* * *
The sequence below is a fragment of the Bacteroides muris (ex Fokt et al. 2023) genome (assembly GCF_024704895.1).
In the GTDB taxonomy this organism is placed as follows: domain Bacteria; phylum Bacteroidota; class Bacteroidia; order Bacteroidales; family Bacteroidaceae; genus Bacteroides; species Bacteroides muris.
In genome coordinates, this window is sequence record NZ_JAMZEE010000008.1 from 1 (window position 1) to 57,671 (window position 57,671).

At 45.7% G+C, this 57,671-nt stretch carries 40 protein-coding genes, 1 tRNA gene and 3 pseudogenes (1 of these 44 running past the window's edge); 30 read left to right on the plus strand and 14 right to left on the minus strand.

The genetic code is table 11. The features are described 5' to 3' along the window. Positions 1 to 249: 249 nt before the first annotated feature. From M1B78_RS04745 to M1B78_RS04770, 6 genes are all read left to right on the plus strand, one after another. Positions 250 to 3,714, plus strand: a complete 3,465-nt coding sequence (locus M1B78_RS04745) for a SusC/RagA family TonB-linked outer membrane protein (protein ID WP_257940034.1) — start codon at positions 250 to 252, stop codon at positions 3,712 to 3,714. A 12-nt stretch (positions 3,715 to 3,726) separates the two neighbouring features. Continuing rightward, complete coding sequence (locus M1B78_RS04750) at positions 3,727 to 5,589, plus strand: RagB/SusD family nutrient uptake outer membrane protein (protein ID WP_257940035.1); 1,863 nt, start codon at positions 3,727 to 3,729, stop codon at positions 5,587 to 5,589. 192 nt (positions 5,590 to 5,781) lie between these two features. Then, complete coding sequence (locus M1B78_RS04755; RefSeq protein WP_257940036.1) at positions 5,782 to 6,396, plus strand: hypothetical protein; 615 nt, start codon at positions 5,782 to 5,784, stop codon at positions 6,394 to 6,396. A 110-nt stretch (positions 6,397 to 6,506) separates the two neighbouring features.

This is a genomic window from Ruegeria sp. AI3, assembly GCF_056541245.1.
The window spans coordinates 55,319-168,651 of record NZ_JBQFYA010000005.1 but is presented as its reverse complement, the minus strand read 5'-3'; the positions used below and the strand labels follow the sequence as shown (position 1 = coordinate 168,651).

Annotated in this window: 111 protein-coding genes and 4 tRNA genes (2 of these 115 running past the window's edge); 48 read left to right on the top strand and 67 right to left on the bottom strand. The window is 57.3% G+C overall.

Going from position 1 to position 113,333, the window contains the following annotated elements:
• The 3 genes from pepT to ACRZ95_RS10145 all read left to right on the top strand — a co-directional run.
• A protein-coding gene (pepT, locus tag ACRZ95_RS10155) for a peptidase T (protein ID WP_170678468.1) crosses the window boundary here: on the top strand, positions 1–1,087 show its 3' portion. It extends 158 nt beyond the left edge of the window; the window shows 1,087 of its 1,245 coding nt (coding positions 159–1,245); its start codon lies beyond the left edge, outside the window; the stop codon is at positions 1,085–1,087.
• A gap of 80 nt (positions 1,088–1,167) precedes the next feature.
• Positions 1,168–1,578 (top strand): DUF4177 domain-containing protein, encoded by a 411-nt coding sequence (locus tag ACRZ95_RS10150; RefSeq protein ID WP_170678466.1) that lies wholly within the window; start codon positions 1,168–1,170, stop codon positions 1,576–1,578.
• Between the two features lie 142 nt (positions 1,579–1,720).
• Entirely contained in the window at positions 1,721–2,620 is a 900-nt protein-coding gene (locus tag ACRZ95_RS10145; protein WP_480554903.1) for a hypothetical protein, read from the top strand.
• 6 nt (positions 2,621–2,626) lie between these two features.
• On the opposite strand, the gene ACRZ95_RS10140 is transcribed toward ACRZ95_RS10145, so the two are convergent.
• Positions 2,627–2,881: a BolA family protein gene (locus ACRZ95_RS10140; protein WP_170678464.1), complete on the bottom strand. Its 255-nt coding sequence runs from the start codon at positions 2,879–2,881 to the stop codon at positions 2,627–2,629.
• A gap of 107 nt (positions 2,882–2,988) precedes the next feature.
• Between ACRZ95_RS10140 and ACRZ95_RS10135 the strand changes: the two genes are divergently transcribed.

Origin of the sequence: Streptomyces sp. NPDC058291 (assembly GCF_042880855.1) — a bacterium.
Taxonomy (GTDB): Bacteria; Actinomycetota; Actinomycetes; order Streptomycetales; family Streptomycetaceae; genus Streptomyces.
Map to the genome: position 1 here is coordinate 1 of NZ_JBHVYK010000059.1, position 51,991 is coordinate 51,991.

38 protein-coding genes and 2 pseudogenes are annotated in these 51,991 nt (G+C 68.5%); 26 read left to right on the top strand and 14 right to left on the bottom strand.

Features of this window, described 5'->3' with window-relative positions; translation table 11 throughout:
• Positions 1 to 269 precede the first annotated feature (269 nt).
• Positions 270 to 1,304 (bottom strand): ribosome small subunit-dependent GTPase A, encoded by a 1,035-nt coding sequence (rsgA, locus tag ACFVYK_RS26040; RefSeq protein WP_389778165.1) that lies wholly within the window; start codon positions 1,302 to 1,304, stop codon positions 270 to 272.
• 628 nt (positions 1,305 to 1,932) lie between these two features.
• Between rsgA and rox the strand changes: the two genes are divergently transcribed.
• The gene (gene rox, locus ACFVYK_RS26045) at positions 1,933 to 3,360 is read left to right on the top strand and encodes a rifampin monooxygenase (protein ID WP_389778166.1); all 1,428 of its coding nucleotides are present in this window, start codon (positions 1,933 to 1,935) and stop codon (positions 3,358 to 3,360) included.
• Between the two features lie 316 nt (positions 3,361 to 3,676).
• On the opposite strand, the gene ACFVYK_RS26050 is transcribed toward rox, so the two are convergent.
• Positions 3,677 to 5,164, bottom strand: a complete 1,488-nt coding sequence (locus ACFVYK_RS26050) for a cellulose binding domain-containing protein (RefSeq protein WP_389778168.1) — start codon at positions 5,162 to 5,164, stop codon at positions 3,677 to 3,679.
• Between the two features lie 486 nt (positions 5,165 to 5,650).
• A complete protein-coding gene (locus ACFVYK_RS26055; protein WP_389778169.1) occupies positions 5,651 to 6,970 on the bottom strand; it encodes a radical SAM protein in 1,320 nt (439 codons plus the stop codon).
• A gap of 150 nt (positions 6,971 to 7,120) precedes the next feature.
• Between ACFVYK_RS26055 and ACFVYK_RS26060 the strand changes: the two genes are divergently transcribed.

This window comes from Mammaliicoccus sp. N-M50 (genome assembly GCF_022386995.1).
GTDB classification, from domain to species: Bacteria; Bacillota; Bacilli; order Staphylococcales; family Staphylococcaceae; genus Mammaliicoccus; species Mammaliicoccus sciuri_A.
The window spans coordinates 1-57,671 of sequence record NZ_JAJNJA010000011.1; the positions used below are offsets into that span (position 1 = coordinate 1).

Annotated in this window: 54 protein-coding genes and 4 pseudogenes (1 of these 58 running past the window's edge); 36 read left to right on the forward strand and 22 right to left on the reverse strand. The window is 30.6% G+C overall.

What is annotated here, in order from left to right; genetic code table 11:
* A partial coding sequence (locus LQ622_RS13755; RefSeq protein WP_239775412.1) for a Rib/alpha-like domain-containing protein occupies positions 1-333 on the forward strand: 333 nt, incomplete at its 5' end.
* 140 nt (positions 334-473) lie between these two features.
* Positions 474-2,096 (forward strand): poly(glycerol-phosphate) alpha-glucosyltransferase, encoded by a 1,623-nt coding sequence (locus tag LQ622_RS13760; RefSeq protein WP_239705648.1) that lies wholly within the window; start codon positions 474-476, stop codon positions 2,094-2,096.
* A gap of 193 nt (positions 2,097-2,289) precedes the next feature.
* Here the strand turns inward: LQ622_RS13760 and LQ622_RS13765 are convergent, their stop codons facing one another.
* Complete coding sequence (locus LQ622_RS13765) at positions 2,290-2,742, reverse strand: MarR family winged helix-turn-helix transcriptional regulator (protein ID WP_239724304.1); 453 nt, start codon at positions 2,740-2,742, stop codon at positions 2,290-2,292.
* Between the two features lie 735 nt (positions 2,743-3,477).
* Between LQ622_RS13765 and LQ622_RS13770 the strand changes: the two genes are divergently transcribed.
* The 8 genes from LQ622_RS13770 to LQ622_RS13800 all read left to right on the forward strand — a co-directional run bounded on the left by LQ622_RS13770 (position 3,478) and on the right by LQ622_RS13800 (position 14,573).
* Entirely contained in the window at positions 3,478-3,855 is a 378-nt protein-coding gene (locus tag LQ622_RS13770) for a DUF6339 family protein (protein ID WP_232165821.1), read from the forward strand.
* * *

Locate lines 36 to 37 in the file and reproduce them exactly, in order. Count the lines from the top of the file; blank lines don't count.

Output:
• A gap of 150 nt (positions 6,971 to 7,120) precedes the next feature.
• Between ACFVYK_RS26055 and ACFVYK_RS26060 the strand changes: the two genes are divergently transcribed.